“Now that we’ve got this place secure, we were just talking about our options from here on out,” Jack said, bringing him up to speed on what the rest of them had discussed for the past twenty minutes.
“What do you mean?” Jared asked.
“What to do. About everything.”
“Including Anna, or only about her?”
“Whether this is the best place for all of us to remain, and for how long,” Carla advised. “Food. Supplies, like sleeping bags, batteries. Communication with the world. And yes, Anna.”
Jared didn’t respond, and Jack didn’t know how best to tell him the rest. He caught his brother’s attention by raising his eyebrows.
Joe nodded. “Jared... Carla has an idea. I mean, we all do. We don’t know much about this infection yet, and it got us thinking.”
“What’s the idea?” Jared stared at the marble floor.
“Well, she was bitten on the ear, right? Her dad said it didn’t look too bad. It hasn’t spread through her body, and definitely not to her brain yet. Not so far.”
Jack watched the boy; he remained still, but he was listening. Listening for any glimmer of hope.
Joe continued, “You know how sometimes, like if you get bitten by a snake, you have to cut off the blood flow so the poison doesn’t get into your bloodstream? Well, we were wondering if it might be the same type of thing with this.”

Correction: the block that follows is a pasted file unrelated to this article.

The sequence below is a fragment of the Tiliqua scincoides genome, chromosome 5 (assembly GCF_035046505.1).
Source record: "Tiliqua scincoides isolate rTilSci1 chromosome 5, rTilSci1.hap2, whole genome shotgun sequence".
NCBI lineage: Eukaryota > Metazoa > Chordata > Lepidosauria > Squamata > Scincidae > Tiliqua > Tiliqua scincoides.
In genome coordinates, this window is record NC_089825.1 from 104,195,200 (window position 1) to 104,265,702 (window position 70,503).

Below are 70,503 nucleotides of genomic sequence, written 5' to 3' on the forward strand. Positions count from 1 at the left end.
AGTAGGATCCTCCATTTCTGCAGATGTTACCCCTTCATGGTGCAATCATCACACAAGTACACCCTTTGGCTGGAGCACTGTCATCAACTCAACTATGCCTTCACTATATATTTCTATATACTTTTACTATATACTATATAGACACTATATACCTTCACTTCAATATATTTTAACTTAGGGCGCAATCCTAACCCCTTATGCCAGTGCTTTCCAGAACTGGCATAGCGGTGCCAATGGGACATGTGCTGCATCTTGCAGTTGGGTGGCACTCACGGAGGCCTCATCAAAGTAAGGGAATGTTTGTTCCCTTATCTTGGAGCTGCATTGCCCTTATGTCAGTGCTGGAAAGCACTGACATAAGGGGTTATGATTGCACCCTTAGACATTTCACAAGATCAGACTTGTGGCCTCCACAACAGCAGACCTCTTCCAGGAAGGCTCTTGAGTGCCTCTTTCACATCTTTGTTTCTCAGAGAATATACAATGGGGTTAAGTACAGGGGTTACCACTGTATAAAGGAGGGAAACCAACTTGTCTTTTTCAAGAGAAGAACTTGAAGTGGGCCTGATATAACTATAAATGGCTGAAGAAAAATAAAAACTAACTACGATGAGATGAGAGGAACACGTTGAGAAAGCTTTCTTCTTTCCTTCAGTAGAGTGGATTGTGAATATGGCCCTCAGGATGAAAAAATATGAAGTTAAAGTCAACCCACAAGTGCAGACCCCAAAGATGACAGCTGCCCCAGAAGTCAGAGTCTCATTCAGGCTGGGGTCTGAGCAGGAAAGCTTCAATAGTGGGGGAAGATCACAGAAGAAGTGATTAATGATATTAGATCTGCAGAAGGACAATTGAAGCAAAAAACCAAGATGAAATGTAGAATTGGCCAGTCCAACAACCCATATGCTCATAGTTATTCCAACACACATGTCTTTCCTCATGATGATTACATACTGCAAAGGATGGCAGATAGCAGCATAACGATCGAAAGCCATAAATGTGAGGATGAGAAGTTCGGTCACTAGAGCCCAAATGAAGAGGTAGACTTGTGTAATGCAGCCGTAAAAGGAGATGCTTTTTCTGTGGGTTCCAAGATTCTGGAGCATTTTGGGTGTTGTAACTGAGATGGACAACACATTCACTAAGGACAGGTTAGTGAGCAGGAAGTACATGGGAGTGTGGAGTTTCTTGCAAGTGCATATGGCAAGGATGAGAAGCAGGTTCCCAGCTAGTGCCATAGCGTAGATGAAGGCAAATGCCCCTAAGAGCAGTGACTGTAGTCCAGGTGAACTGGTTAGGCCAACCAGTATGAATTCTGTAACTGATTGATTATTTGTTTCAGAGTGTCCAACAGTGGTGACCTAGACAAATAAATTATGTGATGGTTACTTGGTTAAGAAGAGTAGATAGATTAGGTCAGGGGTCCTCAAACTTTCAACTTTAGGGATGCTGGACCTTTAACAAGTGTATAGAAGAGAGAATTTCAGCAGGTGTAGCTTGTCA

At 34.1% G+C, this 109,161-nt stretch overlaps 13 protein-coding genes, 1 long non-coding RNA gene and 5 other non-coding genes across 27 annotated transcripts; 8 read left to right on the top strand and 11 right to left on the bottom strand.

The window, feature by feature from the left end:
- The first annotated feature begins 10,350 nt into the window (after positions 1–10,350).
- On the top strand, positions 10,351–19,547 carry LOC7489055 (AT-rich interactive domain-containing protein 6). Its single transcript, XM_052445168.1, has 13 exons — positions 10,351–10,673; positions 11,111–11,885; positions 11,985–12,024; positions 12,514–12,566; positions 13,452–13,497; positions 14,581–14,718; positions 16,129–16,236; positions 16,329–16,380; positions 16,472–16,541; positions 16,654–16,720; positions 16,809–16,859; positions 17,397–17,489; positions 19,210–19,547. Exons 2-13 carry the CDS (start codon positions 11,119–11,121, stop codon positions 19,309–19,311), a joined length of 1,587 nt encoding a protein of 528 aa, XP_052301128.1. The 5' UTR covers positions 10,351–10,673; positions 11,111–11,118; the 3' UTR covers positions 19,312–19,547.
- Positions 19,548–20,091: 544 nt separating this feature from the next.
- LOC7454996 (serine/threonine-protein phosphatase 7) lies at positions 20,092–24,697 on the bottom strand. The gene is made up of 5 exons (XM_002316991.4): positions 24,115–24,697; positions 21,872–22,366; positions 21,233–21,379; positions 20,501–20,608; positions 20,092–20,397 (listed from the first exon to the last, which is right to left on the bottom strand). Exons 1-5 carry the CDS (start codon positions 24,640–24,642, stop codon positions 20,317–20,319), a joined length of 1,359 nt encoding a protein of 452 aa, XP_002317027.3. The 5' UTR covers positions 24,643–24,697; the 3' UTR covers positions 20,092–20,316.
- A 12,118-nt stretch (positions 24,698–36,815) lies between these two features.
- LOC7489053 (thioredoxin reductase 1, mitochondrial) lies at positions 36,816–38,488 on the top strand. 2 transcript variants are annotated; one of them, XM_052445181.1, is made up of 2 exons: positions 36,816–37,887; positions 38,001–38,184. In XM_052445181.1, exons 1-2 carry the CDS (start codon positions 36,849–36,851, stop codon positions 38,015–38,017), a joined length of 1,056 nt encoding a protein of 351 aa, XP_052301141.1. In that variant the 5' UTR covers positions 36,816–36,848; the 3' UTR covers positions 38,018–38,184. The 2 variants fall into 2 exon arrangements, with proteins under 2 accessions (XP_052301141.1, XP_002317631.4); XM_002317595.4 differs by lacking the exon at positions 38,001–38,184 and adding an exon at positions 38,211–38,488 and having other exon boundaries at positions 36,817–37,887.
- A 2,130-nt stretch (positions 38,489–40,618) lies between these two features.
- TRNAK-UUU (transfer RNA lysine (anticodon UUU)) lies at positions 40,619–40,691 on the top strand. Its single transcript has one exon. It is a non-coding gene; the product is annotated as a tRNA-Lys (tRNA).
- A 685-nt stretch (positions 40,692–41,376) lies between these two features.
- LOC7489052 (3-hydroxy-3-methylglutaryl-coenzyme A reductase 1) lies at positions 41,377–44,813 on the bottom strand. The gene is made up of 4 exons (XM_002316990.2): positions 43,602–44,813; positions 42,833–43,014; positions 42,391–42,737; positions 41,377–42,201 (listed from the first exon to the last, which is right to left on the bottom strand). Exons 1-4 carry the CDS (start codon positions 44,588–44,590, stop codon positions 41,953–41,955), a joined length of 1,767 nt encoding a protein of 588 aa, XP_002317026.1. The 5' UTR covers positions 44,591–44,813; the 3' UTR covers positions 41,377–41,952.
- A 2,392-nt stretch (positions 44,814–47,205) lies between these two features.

“My infection seemed to move slower,” Jack added. “I don’t know why I was spared what happens to most victims, when the change happens swiftly.”
“What’s this got to do with Anna?” Jared raised his head and looked Joe dead in the eye. “You can’t tie a cord around her ear. It wouldn’t work. I don’t like where this is logically headed....”
“Son,” Jack said gently, “is my angel showing signs of sickness yet?” Jack could have gone and looked himself, but it was hard to face her, and he had to think straight.
“No,” said Jared, almost inaudibly. “I don’t think so, anyway. She doesn’t want to eat, but that’s how she is when she’s really upset. It’s not a physical rejection of food... not yet. She did finally drink the water you brought her.”
Jared nervously watched the rest of them exchange knowing glances. “What are you thinking now? I know you’re planning to try something to stop the blood flow. Right?”
“It’s a bit more drastic than that,” Carla’s voice was soft and strong at once. “We’re thinking we should cut off her ear.”
The Agent dressed in black set the box of machine gun magazines into the back of the SUV and wiped the sweat away from his face. The vehicle was full. He covered his vast array of weapons with a tarp and closed the back hatch. He was ready for war.
Just after noon, he could reach his destination in an hour, depending on traffic. He’d done his homework; he had detailed maps of the Griffith Observatory, the L.A. Zoo and the surrounding areas. He’d searched Joe Carter’s file and had printed out photos of the brother, Jack, and the niece, Anna. Procuring civilian clothing and shoes suitable for hiking, he was especially pleased to find night vision goggles, bugs to plant so he could listen to them, and a bullet-proof vest.